Simon Starling b. 1967
Wilhelm Noack oHG (2006)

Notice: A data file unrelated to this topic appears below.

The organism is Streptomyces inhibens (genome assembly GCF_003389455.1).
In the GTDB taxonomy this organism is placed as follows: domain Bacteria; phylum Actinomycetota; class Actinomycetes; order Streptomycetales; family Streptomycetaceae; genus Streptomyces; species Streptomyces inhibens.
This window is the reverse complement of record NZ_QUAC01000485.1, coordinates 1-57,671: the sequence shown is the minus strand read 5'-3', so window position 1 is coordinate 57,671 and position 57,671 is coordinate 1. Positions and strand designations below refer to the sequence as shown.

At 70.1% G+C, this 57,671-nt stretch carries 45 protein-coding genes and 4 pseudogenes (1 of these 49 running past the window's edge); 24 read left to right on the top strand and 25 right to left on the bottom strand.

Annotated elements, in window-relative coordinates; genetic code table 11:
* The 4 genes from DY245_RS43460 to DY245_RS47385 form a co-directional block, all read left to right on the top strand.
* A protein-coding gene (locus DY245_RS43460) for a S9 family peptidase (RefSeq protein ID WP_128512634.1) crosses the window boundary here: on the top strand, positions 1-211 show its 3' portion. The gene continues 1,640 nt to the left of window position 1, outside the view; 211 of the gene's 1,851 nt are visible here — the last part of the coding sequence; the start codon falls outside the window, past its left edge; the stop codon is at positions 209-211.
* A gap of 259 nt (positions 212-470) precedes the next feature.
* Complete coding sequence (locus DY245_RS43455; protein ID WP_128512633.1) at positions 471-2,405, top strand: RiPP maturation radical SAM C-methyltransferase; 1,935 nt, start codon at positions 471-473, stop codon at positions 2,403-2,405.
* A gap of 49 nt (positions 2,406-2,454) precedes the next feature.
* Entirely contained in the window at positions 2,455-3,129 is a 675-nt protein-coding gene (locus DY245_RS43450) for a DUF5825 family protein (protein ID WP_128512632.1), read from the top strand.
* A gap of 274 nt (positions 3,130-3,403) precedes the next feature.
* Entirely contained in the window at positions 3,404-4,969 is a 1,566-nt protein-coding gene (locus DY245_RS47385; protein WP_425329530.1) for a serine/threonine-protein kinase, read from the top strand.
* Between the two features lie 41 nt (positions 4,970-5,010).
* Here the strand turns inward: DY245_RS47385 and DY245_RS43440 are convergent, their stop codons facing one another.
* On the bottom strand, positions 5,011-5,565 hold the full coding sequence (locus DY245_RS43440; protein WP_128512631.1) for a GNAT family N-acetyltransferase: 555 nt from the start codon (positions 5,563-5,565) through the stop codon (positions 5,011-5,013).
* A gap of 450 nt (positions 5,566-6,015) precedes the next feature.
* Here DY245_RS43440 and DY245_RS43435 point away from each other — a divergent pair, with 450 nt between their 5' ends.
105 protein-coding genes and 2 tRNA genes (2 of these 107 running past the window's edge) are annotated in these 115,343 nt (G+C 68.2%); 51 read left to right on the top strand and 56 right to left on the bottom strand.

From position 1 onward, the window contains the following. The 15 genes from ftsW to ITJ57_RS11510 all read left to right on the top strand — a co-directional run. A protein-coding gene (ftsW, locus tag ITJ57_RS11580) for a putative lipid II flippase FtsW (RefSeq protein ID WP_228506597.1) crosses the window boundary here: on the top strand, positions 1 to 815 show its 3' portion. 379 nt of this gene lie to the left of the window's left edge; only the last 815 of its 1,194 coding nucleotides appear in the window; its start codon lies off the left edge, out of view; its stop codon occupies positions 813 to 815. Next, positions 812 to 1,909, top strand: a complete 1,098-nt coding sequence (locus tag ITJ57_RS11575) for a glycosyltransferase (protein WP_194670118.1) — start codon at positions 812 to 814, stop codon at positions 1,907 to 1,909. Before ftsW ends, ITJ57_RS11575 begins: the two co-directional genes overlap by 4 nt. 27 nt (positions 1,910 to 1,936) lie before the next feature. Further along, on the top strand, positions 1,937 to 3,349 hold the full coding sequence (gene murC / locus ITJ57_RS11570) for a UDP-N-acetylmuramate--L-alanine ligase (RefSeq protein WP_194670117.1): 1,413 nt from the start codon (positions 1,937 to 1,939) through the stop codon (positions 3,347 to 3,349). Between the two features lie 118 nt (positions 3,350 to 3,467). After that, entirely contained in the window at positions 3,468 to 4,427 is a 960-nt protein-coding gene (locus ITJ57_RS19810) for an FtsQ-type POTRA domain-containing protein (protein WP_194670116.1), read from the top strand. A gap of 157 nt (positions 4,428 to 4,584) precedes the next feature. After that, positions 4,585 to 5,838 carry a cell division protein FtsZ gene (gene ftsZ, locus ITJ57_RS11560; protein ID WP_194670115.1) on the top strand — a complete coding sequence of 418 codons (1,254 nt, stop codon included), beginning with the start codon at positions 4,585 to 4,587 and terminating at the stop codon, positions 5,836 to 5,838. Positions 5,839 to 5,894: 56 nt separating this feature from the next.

In a milieu of quiet Conceptualism, of thoughtful works in spaces so silent that whispering is par for the course, Simon Starling’s latest show heralds a booming departure. A mind-twisting work titled after its fabricator, Wilhelm Noack oHG, 2006, is both film projector and film projection. That is, the film projector itself is a strange work of art conceived of by Starling and produced by the Noack family firm, while the film is a four-minute history of the machine’s maker and makings. It's dark and loud; the clangs and bangs of industry pierce the room, the bass note simply the mechanic purr of the oversize projector, itself a spiraling staircase, shiny and new (very possibly a machine rendered following a mental rendezvous with László Moholy-Nagy and Jean Tinguely). And though the black-and-white film bears nostalgic overtones, it never becomes maudlin. Here, Starling’s abiding fascination with rebuilding what has already been built reflects a Real that goes beyond the ethereality of a virtual production line. If Fischli & Weiss’s Der Lauf der Dinge (The Way Things Go), 1987, is a revival of child’s play (two boys left alone with matches), then Starling’s latest production is an adult homage to the aesthetics of the “hard” in a hard-drive technological montage.